Elizabeth Warren Says She Would Accept Vice President Role if Asked by Biden

Senator Elizabeth Warren says she would accept an offer to become the running mate of former Vice President Joe Biden if asked.

Warren endorsed her former rival for the Democratic presidential nomination on Wednesday morning. During an appearance on MSNBC's The Rachel Maddow Show later that night, she revealed that she would be willing become a candidate for vice president by joining Biden's ticket.

"If he asked you to be his running mate, would you say yes?" asked Maddow.

Warren responded with a one-word answer, "Yes."

Warren also spoke at length about the COVID-19 pandemic during the interview. She said Biden would handle the health crisis well, praising him for being "steady" and "prepared," while contrasting his qualities with what she believes are those of President Donald Trump.

"Joe Biden is going to be an excellent president because he's fundamentally a good man," Warren said. "He is prepared for an emergency, he will fight for every human being and most of all, he is a person who has empathy."

"Think what this means at this moment," she continued. "Donald Trump measures everything in this crisis and before in terms of what it means to Donald Trump... that's why we're in so much trouble right now."

Elizabeth Warren and Joe Biden
Senator Elizabeth Warren and former Vice President Joe Biden participate in a Democratic presidential debate in New Hampshire on February 7, 2020. Joe Raedle/Getty

Warren was the third major Democratic figure to endorse Biden on consecutive days. Biden was also endorsed by former President Barack Obama on Tuesday and Senator Bernie Sanders on Monday.

In the early stages of the race for the Democratic nomination, Warren and Biden were often considered the two candidates most likely to prevail. They distinguished themselves with major policy differences. Biden has been viewed by some as a centrist, while Warren is usually considered a more progressive Democrat.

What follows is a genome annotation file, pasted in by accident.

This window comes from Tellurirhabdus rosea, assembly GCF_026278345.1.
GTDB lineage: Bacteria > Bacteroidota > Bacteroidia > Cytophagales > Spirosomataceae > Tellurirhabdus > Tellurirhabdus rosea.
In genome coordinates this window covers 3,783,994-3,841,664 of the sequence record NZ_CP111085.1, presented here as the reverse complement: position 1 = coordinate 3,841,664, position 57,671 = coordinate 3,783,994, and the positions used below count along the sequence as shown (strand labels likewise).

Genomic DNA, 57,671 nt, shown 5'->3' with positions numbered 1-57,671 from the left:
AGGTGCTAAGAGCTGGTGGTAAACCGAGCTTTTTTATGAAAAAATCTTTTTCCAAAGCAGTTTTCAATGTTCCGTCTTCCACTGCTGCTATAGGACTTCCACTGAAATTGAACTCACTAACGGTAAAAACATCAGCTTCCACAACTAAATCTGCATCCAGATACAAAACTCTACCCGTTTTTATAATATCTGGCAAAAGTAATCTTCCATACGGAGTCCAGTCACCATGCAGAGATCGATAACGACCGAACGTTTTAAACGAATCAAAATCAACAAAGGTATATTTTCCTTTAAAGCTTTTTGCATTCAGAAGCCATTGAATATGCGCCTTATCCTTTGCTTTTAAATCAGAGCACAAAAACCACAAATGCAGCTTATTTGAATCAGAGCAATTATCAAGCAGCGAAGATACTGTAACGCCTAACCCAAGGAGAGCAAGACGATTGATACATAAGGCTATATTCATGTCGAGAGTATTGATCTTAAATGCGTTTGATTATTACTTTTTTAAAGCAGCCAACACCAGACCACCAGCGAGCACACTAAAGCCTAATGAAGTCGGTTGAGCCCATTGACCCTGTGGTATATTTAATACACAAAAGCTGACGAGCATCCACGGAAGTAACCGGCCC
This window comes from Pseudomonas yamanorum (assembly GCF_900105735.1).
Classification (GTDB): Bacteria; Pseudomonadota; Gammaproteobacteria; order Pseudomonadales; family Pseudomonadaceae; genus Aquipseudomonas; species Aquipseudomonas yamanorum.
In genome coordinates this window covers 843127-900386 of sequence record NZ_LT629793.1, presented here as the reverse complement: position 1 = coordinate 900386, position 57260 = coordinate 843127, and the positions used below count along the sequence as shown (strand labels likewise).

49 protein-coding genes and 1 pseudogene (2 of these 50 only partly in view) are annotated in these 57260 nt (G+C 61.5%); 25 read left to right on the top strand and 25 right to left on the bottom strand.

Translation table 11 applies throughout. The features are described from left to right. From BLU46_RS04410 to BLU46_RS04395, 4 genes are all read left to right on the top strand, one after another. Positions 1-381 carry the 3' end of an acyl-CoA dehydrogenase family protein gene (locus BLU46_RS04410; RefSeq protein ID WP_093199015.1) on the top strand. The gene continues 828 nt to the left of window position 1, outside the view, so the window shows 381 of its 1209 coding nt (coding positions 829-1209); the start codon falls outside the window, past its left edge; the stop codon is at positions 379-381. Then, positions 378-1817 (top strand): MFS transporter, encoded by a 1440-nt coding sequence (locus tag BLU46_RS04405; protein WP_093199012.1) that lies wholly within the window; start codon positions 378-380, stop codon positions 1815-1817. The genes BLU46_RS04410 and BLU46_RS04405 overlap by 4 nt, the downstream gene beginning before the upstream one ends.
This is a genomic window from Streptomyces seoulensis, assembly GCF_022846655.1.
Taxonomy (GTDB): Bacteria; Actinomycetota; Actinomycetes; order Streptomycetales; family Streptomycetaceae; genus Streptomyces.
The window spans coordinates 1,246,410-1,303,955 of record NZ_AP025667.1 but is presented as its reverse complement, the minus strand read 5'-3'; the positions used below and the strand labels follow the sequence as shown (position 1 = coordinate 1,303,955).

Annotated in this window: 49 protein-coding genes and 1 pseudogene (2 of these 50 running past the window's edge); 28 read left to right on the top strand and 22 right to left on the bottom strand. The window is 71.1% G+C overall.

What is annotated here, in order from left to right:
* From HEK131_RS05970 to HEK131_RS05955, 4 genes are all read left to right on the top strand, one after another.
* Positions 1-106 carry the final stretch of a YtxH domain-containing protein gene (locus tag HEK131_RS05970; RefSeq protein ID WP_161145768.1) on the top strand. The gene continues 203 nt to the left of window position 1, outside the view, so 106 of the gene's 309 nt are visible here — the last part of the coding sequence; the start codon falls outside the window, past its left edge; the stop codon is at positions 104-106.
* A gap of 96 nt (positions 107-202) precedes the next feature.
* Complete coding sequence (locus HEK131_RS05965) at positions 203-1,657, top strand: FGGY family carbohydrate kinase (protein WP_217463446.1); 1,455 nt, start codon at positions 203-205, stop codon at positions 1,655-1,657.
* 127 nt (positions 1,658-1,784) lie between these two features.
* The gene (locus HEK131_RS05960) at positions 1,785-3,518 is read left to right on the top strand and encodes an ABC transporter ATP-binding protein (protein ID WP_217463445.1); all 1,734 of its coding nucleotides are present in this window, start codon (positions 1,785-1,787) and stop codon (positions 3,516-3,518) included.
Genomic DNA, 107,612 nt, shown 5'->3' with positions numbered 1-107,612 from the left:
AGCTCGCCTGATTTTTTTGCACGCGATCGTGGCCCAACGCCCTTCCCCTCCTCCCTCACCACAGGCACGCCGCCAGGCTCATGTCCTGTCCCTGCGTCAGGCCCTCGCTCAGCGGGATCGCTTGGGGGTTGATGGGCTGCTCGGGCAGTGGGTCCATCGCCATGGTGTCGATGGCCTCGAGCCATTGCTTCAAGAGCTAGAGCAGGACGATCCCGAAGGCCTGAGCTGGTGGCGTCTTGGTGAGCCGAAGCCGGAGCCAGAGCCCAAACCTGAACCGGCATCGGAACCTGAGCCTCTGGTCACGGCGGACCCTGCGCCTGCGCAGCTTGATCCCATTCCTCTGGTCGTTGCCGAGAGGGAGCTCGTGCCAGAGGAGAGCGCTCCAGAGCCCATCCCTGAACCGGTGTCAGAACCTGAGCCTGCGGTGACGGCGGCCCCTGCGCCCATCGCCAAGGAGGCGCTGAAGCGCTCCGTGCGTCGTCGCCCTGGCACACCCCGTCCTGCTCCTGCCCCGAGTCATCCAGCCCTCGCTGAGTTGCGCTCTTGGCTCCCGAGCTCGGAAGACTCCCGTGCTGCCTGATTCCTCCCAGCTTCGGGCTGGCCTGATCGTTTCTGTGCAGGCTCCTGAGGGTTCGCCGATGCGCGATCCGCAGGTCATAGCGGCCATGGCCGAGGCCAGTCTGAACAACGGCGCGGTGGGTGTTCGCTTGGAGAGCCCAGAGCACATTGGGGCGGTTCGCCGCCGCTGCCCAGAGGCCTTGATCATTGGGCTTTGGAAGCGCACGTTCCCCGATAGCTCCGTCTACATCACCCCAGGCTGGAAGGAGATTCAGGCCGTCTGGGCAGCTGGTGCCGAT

The pair also sometimes clashed during the campaign, with Warren accusing the former vice president of "repeating Republican talking points" on November 1 after he had spoken against her Medicare-for-All plan.

Biden came under fire after appearing to take credit for the creation Consumer Financial Protection Bureau during a debate in October, the government agency Warren first proposed and is most often credited with creating.

While Biden has given no specific hints on who his choice may be, during the last Democratic presidential debate, on March 15, he announced that his pick for vice president would be a woman.

Some observers have suggested that he could choose a candidate he previously faced in the primaries, although Sen. Kamala Harris and Sen. Amy Klobuchar have been mentioned as likely choices more frequently than Warren.

Newsweek reached out to Biden for comment but did not receive a response in time for publication.